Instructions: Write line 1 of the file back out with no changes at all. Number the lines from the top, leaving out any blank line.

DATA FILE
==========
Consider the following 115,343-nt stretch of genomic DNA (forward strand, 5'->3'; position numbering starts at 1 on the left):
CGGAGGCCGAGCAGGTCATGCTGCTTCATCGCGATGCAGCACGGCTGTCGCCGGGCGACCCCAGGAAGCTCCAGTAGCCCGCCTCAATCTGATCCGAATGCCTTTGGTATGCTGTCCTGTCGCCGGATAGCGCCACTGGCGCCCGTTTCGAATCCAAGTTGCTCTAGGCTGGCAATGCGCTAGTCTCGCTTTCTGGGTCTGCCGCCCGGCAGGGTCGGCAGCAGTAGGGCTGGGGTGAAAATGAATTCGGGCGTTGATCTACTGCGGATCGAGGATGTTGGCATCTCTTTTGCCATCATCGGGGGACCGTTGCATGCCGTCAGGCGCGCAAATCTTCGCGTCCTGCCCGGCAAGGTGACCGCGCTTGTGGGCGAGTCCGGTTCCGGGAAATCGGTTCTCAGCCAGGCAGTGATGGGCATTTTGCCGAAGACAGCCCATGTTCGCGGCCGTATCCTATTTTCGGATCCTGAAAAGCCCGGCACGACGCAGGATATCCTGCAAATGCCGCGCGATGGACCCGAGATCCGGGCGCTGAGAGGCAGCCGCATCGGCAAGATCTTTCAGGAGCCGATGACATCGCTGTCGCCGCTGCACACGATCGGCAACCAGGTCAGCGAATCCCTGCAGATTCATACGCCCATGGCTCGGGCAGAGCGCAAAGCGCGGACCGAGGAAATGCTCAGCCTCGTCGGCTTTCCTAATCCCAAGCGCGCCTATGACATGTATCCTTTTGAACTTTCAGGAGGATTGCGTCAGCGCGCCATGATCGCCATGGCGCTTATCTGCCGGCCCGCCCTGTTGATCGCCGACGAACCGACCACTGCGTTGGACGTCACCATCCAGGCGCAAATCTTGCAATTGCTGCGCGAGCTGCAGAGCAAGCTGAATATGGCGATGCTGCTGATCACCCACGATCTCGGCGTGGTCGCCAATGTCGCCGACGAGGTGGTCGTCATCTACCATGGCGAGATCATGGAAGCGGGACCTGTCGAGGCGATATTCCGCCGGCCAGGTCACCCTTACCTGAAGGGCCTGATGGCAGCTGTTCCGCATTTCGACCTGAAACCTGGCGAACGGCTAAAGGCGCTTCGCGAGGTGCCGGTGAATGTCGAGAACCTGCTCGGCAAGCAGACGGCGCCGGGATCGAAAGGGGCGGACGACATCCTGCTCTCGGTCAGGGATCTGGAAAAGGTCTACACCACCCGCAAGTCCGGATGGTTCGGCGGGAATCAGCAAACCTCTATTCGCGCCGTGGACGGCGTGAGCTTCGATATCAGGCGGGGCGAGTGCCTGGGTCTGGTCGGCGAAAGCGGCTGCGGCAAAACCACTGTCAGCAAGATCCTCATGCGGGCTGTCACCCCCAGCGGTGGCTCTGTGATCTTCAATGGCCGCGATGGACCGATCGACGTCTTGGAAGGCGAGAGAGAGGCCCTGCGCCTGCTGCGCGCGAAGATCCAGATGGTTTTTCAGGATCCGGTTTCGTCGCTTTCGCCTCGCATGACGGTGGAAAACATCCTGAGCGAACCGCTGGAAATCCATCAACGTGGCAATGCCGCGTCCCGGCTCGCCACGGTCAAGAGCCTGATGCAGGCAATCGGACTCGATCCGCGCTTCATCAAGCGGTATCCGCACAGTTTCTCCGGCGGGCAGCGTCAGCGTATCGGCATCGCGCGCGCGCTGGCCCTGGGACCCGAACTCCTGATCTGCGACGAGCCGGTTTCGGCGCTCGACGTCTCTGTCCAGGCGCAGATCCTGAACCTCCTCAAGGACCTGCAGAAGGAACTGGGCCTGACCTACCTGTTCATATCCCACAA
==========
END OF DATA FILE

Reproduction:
Consider the following 115,343-nt stretch of genomic DNA (forward strand, 5'->3'; position numbering starts at 1 on the left):